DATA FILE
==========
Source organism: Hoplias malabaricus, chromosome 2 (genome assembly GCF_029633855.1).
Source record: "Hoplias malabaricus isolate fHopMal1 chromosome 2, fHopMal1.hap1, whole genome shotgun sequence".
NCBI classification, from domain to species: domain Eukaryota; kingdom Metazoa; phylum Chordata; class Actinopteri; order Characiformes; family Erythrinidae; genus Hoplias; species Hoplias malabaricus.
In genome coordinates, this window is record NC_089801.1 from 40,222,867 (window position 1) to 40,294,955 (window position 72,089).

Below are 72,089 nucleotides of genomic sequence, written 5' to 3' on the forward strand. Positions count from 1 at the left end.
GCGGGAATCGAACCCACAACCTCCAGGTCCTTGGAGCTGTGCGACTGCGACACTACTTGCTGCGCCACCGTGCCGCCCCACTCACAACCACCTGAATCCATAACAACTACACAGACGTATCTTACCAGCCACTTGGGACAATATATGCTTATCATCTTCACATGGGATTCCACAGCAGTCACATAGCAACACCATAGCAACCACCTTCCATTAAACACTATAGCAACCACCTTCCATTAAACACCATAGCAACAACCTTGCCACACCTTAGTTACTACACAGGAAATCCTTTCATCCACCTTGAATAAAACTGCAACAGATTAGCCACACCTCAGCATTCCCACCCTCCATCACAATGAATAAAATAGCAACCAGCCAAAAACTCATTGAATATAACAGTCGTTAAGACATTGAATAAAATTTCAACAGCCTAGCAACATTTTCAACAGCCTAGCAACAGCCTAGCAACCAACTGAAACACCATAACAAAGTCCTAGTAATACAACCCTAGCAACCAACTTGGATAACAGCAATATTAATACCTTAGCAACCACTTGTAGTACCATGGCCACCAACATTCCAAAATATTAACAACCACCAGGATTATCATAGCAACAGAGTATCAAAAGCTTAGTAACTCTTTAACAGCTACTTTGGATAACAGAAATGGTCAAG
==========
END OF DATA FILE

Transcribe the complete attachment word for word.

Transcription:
Source organism: Hoplias malabaricus, chromosome 2 (genome assembly GCF_029633855.1).
Source record: "Hoplias malabaricus isolate fHopMal1 chromosome 2, fHopMal1.hap1, whole genome shotgun sequence".
NCBI classification, from domain to species: domain Eukaryota; kingdom Metazoa; phylum Chordata; class Actinopteri; order Characiformes; family Erythrinidae; genus Hoplias; species Hoplias malabaricus.
In genome coordinates, this window is record NC_089801.1 from 40,222,867 (window position 1) to 40,294,955 (window position 72,089).

Below are 72,089 nucleotides of genomic sequence, written 5' to 3' on the forward strand. Positions count from 1 at the left end.
GCGGGAATCGAACCCACAACCTCCAGGTCCTTGGAGCTGTGCGACTGCGACACTACTTGCTGCGCCACCGTGCCGCCCCACTCACAACCACCTGAATCCATAACAACTACACAGACGTATCTTACCAGCCACTTGGGACAATATATGCTTATCATCTTCACATGGGATTCCACAGCAGTCACATAGCAACACCATAGCAACCACCTTCCATTAAACACTATAGCAACCACCTTCCATTAAACACCATAGCAACAACCTTGCCACACCTTAGTTACTACACAGGAAATCCTTTCATCCACCTTGAATAAAACTGCAACAGATTAGCCACACCTCAGCATTCCCACCCTCCATCACAATGAATAAAATAGCAACCAGCCAAAAACTCATTGAATATAACAGTCGTTAAGACATTGAATAAAATTTCAACAGCCTAGCAACATTTTCAACAGCCTAGCAACAGCCTAGCAACCAACTGAAACACCATAACAAAGTCCTAGTAATACAACCCTAGCAACCAACTTGGATAACAGCAATATTAATACCTTAGCAACCACTTGTAGTACCATGGCCACCAACATTCCAAAATATTAACAACCACCAGGATTATCATAGCAACAGAGTATCAAAAGCTTAGTAACTCTTTAACAGCTACTTTGGATAACAGAAATGGTCAAG